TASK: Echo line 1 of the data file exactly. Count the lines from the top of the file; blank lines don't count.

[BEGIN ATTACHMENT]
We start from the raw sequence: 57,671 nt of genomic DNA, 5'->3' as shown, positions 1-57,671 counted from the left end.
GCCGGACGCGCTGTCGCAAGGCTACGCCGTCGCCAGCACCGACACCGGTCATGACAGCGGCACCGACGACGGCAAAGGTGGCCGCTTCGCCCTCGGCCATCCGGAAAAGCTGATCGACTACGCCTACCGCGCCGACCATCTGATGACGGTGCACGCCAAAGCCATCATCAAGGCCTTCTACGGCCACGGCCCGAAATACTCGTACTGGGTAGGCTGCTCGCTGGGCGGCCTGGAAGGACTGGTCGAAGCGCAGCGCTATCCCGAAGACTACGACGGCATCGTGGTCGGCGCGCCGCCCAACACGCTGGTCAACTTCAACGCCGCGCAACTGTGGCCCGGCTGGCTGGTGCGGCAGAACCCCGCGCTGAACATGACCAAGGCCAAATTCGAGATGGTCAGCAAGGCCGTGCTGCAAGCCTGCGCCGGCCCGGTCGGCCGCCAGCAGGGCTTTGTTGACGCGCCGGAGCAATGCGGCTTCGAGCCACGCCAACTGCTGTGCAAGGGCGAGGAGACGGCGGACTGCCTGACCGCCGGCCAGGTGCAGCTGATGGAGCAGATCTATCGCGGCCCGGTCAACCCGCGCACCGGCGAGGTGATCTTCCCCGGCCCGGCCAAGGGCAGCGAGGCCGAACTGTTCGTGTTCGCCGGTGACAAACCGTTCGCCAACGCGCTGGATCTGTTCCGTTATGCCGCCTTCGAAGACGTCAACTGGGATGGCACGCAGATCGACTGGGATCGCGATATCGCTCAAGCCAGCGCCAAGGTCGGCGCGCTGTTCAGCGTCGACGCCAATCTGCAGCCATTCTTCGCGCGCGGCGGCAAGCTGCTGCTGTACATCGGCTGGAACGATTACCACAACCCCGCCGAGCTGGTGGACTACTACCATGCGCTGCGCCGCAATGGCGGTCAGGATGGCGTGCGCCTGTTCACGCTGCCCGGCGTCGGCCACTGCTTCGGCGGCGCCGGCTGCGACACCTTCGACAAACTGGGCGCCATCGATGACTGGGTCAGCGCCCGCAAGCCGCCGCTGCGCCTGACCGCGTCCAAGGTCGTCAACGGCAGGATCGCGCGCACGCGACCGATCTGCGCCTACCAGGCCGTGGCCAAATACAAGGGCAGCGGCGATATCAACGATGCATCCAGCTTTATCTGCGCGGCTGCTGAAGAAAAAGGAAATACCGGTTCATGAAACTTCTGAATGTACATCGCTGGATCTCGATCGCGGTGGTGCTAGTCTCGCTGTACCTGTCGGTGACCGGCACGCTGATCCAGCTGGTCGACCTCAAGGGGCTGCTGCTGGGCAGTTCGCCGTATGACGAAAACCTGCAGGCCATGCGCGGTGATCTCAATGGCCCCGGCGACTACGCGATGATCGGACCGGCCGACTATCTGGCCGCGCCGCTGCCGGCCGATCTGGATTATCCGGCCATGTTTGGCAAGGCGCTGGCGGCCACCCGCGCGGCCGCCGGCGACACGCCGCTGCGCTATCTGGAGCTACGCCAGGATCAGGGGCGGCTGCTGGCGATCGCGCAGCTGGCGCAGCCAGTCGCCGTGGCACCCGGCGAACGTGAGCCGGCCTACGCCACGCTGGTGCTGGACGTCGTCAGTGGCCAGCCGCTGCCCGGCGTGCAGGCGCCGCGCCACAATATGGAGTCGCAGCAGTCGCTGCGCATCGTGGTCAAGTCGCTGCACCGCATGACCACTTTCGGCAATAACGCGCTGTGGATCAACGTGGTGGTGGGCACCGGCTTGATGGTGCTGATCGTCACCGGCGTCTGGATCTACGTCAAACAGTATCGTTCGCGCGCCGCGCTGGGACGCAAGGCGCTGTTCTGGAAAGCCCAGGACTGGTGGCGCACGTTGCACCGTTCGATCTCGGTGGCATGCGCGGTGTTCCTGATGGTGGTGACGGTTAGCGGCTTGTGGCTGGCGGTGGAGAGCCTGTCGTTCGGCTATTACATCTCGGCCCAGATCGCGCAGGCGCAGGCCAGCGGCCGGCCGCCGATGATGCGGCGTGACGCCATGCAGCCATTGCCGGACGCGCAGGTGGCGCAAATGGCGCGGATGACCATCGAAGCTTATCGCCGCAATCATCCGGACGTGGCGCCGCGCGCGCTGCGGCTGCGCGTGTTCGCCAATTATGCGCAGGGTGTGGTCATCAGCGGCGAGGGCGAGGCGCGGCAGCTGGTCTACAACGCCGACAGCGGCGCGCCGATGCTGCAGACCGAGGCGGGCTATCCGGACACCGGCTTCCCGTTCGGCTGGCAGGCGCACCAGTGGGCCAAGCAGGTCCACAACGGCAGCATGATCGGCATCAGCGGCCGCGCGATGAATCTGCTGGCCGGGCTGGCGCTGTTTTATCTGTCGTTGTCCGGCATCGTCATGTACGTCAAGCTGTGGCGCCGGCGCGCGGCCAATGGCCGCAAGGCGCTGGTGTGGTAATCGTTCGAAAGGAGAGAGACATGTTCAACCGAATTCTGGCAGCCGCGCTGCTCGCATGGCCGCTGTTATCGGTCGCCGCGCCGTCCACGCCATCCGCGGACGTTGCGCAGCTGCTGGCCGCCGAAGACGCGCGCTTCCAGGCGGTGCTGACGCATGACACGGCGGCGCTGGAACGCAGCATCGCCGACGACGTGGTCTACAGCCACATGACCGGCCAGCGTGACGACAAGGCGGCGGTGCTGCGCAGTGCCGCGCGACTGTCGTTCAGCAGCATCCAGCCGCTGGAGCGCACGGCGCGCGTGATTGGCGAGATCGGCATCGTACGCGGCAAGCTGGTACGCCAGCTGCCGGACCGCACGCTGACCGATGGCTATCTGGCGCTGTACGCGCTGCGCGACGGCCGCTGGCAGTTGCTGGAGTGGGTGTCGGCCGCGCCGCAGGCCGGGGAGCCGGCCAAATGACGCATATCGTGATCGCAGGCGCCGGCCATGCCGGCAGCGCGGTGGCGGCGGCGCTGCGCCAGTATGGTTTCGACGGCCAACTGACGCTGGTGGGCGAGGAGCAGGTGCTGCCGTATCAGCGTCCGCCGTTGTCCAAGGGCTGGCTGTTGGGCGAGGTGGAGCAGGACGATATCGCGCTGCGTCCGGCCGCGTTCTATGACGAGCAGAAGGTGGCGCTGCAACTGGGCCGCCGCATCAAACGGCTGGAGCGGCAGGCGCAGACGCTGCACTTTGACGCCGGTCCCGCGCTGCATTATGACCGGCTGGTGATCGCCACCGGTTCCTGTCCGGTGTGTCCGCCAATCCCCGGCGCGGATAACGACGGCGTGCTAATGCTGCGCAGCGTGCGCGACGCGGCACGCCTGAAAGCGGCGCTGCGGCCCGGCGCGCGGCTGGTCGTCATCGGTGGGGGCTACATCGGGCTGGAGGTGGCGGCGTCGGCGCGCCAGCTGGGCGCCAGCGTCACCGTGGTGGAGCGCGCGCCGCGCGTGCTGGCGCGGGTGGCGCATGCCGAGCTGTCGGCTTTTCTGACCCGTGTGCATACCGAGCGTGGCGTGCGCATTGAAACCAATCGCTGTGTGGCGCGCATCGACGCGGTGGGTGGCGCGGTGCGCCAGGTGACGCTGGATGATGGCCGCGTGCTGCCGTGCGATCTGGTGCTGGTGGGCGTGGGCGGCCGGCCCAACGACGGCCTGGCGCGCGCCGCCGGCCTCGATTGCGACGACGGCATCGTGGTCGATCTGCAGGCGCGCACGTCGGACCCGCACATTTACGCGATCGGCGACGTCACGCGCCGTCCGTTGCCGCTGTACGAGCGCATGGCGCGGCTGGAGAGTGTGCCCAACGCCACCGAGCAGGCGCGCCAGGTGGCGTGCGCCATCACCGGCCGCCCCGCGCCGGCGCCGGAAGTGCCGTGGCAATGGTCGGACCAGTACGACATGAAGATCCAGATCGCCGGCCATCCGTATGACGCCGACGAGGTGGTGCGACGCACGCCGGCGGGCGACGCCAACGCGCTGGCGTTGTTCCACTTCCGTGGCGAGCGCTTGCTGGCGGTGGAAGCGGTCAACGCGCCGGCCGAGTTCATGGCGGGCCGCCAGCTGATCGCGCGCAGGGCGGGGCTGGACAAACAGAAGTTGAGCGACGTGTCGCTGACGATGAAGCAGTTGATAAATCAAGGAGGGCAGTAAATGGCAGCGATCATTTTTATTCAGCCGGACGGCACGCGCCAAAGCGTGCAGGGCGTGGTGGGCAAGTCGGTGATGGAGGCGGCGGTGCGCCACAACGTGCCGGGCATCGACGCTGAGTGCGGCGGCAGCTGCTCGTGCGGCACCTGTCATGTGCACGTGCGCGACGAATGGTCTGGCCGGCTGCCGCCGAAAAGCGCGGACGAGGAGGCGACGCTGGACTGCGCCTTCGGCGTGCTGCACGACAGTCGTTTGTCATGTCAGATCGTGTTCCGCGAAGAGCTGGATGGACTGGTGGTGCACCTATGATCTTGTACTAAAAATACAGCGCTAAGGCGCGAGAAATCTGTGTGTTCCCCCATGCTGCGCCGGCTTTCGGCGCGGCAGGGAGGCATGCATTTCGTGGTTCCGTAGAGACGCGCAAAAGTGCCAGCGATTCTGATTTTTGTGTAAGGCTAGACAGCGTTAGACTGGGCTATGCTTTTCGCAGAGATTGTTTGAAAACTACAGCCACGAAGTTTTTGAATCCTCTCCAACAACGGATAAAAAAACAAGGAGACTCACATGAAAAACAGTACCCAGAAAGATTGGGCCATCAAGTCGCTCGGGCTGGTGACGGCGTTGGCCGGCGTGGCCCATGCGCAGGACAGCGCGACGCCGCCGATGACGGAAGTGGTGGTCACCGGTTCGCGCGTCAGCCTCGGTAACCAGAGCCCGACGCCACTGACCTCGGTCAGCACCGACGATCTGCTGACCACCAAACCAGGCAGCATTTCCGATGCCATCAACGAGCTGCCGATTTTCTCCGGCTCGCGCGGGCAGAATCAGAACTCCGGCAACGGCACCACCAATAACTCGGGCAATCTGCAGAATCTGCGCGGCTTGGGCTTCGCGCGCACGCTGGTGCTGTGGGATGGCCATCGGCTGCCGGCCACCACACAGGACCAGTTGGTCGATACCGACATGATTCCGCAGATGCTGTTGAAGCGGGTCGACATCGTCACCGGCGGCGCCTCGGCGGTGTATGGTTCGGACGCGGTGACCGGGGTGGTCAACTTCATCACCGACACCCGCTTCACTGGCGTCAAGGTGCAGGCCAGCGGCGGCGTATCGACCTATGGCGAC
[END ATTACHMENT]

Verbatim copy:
We start from the raw sequence: 57,671 nt of genomic DNA, 5'->3' as shown, positions 1-57,671 counted from the left end.